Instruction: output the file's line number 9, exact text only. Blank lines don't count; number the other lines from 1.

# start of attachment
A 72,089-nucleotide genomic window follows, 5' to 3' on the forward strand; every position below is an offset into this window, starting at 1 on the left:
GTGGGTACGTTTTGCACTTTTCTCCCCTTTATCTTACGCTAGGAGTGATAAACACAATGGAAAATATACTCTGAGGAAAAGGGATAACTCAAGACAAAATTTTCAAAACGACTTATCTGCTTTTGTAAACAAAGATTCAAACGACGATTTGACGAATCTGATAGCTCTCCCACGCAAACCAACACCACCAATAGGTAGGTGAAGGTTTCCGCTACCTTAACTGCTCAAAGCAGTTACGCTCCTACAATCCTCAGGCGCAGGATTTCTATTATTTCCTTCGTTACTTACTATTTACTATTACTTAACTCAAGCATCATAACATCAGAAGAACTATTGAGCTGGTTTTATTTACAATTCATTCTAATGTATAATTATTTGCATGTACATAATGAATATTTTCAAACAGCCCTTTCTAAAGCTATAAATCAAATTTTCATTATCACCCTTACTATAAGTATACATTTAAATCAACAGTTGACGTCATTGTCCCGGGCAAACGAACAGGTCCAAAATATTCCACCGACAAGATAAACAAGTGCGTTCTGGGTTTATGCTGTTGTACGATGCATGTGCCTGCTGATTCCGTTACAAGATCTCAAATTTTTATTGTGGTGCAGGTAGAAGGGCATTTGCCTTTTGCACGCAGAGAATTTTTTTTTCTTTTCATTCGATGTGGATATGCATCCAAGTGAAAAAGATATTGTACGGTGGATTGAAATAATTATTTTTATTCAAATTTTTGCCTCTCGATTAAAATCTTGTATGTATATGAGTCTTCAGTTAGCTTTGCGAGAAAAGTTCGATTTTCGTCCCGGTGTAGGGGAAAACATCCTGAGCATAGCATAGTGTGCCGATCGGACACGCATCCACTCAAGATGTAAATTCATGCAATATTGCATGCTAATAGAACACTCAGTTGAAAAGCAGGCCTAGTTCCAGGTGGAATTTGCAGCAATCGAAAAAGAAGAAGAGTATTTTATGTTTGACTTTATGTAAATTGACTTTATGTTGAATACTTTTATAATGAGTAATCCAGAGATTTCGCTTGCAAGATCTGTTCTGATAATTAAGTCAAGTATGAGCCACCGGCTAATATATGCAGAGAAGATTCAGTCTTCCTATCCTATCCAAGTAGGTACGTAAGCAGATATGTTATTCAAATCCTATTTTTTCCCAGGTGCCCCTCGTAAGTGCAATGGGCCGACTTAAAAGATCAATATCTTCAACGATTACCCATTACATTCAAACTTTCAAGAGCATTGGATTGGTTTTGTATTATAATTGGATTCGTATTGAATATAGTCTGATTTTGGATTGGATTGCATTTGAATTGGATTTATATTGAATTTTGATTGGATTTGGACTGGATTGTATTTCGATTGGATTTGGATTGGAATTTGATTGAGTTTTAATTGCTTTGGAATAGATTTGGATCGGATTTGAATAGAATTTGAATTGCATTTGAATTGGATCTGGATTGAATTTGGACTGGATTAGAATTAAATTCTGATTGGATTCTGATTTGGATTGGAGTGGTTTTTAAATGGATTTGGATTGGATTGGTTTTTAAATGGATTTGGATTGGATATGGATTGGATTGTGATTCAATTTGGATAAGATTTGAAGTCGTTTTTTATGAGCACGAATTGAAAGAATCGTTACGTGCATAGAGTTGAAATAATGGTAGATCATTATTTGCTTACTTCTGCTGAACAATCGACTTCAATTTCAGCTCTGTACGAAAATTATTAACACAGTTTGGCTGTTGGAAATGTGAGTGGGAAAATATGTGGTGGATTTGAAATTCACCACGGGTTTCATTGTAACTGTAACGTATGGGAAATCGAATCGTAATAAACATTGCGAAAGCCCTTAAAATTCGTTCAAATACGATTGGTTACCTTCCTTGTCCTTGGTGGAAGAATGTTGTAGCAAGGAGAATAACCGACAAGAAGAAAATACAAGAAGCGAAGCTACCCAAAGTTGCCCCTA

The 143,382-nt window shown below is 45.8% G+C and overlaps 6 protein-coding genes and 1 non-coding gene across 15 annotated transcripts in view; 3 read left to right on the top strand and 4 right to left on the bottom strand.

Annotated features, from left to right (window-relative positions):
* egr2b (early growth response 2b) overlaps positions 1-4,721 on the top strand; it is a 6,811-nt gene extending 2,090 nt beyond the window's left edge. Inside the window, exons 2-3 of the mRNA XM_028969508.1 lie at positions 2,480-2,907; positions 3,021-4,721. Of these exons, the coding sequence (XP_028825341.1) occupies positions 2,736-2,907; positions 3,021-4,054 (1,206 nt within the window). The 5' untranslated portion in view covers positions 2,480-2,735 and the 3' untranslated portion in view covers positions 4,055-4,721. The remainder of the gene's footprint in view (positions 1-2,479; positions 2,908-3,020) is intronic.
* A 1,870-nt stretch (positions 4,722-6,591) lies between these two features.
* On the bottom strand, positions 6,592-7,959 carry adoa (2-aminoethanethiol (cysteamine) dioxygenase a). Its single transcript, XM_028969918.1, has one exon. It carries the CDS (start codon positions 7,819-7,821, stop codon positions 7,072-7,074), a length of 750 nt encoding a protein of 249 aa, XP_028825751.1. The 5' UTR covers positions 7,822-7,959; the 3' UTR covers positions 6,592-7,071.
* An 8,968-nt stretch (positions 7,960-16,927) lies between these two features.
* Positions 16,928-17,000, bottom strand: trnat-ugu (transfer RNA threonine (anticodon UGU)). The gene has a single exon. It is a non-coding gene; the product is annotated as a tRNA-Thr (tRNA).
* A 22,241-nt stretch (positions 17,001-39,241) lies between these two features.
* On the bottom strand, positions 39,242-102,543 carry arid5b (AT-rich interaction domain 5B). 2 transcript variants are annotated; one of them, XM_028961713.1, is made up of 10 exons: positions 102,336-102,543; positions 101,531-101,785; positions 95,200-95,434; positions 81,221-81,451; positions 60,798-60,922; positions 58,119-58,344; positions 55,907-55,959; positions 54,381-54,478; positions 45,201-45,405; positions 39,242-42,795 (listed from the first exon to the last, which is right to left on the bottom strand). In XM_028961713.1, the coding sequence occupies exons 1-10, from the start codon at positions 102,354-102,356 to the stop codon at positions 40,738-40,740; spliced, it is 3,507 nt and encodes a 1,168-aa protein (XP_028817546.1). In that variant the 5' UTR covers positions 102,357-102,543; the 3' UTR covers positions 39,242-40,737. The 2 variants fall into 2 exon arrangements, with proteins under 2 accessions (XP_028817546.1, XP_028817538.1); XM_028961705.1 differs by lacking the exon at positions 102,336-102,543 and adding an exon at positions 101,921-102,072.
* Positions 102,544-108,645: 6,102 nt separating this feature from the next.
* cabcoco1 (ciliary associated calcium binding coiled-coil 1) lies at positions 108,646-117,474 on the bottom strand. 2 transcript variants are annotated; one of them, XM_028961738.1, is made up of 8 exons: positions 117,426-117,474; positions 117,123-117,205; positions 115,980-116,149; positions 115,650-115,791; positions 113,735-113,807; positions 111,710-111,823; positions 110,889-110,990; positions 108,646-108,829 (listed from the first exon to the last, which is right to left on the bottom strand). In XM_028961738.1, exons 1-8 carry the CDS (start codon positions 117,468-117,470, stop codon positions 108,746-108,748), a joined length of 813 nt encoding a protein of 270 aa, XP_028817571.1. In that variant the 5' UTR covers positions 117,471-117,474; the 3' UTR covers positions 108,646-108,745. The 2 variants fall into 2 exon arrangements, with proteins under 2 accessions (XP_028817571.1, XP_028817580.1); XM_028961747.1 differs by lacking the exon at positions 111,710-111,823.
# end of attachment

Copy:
* Positions 16,928-17,000, bottom strand: trnat-ugu (transfer RNA threonine (anticodon UGU)). The gene has a single exon. It is a non-coding gene; the product is annotated as a tRNA-Thr (tRNA).